Waranga News

End of another year

2021-12-23

End of another year image

Here we are, at the end of another year. During a year that’s been full of highs and lows, Bohollow has continued to operate as an essential rescue service to our community during the lockdowns and uncertainty which has been 2021. 

As we approach Christmas the phones are still busy with wildlife requiring our assistance and even when I attempt to take a bit of a break, we still answer the call of our wildlife in need. Last weekend I decided to take a night off and camp out at my bush property which also provides a home for some of the wildlife we release, including all Deb’s kangaroo joeys when they are grown and independent.

Early Sunday morning Deb contacted me to say she was on her way to Echuca for an urgent rescue of a kangaroo who was stuck down the hole of a shed footing and she needed my help. We had camp packed up within a record time of five minutes and hit the road. A fresh new recruit of the Bohollow team had camped with us for the night and this was to be her first rescue with us. 

When we arrived the scene was a bit surreal. A massive eastern grey kangaroo had somehow managed to go down a footing hole and was uncomfortably wedged tightly in the bottom of the hole. It had begun to rain and we knew time was of an essence as the poor roo had likely fallen in during the thunder storms in the night. The last thing we needed was a hole full of water to add to our problems.

Between the two of us, Deb and I had just enough sedation to settle the roo down and we didn’t have to wait long for it to take effect as she was already exhausted. I was able to reach down and grab her legs which Deb had to hold so they didn’t jag on the edges of the hole while we pulled her out. Slowly and carefully, it took four of us to lift her out gently by the tail.

Once out, we did a quick assessment of her injuries. A horribly swollen face which was full of infection and not fresh, various scrapes and bruises from her ordeal and a very swollen arm. It wasn’t until we removed her from the hole that Deb and I realised that the roo was a female! This kangaroo was as big as a huge male! Both of us have never in all our years of wildlife rescue seen a female this size before. Her hands were bigger than mine!

We didn’t take long to bag her up for transport back to Deb’s at our Kotupna shelter where she is undergoing treatment. Luckily she had no broken bones. She must have tripped and fallen head first into the footing hole as there is no way she could fit in there feet first.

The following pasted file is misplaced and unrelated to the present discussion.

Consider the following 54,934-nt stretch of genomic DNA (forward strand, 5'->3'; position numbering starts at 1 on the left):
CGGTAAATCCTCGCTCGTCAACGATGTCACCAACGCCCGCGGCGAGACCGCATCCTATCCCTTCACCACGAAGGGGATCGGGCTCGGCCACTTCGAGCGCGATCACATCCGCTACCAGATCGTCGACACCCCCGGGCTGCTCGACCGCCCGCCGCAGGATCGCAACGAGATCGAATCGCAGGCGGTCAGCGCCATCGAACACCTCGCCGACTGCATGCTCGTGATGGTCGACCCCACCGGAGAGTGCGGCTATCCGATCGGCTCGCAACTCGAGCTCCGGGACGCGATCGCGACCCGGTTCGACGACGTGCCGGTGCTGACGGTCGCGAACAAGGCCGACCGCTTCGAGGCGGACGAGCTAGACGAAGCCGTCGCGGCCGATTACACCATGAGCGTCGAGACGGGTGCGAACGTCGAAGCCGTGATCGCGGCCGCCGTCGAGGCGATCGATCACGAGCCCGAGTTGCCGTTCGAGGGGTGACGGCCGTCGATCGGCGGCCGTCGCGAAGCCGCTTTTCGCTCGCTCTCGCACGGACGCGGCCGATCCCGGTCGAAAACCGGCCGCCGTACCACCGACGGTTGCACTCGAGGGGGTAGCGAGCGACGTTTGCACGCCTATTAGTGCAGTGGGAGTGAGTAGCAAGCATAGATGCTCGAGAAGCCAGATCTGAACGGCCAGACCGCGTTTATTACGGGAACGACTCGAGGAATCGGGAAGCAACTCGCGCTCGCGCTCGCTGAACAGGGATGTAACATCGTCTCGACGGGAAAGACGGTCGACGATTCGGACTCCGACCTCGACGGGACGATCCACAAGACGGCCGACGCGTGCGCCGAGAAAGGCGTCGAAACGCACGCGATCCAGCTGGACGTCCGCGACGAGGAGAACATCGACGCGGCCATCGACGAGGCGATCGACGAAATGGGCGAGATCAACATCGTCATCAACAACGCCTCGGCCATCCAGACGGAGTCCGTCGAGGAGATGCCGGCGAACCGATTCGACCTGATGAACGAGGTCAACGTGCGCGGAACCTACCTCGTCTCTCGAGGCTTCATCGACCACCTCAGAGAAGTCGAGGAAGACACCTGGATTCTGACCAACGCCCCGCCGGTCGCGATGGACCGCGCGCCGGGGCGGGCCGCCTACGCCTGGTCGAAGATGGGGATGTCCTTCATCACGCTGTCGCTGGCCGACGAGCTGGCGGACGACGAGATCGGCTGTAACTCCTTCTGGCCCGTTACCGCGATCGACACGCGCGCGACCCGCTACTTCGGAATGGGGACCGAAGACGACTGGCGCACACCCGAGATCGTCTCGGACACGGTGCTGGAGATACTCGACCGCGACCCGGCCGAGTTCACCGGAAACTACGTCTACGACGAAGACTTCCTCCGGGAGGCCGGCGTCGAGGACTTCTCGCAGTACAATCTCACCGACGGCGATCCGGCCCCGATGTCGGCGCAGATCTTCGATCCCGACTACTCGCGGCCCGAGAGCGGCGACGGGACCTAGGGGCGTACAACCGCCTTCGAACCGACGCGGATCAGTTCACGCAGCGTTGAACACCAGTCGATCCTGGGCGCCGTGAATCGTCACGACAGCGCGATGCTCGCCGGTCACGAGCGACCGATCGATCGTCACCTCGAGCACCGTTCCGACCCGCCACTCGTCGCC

Last Thursday night I hit a roo in my vehicle for the first time in my life. I do so much night driving for rescues in high risk areas for kangaroos and had many close, heart pounding moments but always managed to avoid any roo collisions. Sadly, not so this particular night. I was only seven minutes from home, almost a full moon, not speeding and had time to brake, didn’t lock up so was still washing off speed when I hit her. As a rescuer, my first thought was to catch the injured roo as despite incurring a badly fractured leg, she was still partially mobile and very distressed. Luckily I had a friend with me and once I caught her we were able to bag her up together. Only then did I check the damage on my van…not good. I was able to make it home without overheating but the following morning saw the trusty rescue van get towed away for assessment and fixing. Not a great time for anyone to need vehicle repair at this time of year!

A timely reminder to take care on our roads. We are right in the full moon phase which means lots of critters moving around taking advantage of the moonlight. Kangaroos also prefer grazing at night, particularly when the days are warm. In areas you know they frequent, please slow down and be vigilant. We are also seeing many dog and cat attacks at the moment. We know sometimes these cannot be avoided when it happens in your own backyard but please be mindful about the damage our pet cats can do when let roam. The same goes for dogs when they are let run in parks or bushland. Many of these cases can definitely be avoided if we do the right thing. 

Deb, myself and all the critters who have passed through Bohollow during the last year wish to give heartfelt thanks to the people who have continued to believe in and support our work, provided kind hearted donations which enable us to keep our doors open and  provide our 24/7 rescue service to the community, to those of you who stop to help our wildlife and call for help, we could not do it without all of you. Wildlife rescue and care is truly a team effort. Thank you all.

From all of us here at Bohollow, we wish you all a wonderful, safe Christmas and New Year. I look forward to another year of wildlife tales to tell. Stay safe everyone.

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